Marc Levin: Thanks. Well, and Marie, you didn’t really get too much beyond the facts in terms of discussing the legal approach that your brief advocated and how you interpreted the Court’s ruling. And then -- so I wanted to turn it over to you to discuss that. And then, I’d love for Vincent maybe to address if the Court had ruled -- if the minority had been the majority and your position had prevailed, when could someone like the plaintiff here bring their malicious prosecution suit if ever -- if it was similarly situated. But let me turn it over to you, Marie, first.
Marie Miller: Sure. Thanks, Marc. And thanks, Vincent, for your thoughts. To focus a little more on what our brief was advocating, we were really looking at what the basis for such a favorable termination indications of innocence rule could be. And we were concerned that simply looking at policy reasons for that rule would create an unstable rule of law and one that created different rules across the nation. And, in fact, among the seven circuits who had addressed this question and decided that some form of indication of innocence was required had already developed some different approaches to their tests. And for example, the Second Circuit would look to see if the defendant had raised certain constitutional defenses like a speedy trial right. And if a case was dismissed on that ground, then it would be considered a favorable termination but not on other grounds. The Tenth Circuit took a different approach looking more at the totality of the circumstances.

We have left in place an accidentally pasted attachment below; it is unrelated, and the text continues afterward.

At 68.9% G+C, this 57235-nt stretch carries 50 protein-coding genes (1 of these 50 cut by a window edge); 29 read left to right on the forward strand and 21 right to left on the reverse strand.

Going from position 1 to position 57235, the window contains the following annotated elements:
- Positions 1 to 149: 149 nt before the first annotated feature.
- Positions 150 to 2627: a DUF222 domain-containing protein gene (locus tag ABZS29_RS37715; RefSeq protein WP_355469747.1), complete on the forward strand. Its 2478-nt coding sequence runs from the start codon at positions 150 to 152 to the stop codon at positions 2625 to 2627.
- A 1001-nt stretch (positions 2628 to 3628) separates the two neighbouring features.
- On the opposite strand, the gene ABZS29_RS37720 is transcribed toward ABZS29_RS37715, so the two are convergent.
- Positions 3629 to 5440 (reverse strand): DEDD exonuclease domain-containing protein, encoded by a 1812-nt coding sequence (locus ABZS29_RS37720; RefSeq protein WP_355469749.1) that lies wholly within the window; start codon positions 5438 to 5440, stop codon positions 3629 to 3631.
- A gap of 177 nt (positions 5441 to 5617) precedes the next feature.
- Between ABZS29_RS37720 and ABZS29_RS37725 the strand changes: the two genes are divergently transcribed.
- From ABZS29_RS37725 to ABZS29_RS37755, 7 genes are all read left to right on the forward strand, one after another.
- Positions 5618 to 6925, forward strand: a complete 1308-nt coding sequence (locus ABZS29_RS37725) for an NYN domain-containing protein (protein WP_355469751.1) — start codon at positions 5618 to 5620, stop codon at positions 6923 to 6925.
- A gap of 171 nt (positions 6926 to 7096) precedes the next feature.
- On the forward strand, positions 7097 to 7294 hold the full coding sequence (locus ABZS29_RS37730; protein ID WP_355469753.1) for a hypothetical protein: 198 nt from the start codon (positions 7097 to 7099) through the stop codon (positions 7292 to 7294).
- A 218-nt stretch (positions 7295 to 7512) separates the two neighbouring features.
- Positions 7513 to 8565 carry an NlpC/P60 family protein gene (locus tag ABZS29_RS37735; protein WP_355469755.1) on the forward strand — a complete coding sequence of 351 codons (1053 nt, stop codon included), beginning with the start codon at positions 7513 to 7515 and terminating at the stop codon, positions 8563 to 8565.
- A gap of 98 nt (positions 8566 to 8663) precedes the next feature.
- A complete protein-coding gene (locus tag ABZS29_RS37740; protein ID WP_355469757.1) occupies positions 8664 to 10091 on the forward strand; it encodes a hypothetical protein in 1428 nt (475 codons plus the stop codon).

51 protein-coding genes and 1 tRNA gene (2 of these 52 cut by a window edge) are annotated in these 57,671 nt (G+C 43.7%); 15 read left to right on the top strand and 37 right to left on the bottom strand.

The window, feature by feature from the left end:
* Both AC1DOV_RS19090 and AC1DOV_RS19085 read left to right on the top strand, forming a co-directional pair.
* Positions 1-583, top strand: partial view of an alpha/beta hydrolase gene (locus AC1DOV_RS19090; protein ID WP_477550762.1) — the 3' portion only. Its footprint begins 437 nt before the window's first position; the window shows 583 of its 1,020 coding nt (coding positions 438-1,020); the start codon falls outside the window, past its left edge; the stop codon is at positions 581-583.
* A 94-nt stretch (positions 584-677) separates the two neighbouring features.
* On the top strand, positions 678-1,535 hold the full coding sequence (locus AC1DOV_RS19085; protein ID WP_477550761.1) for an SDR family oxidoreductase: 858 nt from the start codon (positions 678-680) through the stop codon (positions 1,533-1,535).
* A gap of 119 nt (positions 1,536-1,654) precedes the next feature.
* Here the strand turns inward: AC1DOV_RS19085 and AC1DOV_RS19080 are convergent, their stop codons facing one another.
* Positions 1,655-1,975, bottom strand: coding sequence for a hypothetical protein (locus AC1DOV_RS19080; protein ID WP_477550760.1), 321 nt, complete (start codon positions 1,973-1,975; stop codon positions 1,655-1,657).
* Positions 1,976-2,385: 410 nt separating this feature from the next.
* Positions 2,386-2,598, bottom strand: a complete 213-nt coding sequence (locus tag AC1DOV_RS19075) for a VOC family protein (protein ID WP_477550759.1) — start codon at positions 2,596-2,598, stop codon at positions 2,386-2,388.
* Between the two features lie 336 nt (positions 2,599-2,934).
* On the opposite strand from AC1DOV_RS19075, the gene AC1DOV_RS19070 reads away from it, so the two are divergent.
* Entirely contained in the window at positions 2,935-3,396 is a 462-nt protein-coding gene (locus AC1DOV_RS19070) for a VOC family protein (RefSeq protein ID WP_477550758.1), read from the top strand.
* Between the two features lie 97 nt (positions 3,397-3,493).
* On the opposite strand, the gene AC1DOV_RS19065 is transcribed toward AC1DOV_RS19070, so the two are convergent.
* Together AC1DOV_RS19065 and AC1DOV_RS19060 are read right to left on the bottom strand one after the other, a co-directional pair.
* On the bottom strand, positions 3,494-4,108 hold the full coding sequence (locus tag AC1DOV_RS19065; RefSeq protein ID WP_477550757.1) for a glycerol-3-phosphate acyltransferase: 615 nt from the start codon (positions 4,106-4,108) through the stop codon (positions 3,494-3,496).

So what we saw was these different circuits developing their indication of innocence rules on an ad hoc basis—just based on whatever case came before the Court figuring out how to apply this rule. And really, the rule raises a lot of questions like, how much evidence do you need to show that you are innocent of the charges brought against you? How should a court determine what kind of evidence is relevant? Should mini-trials basically take place to determine the basis for a dismissal of criminal charges?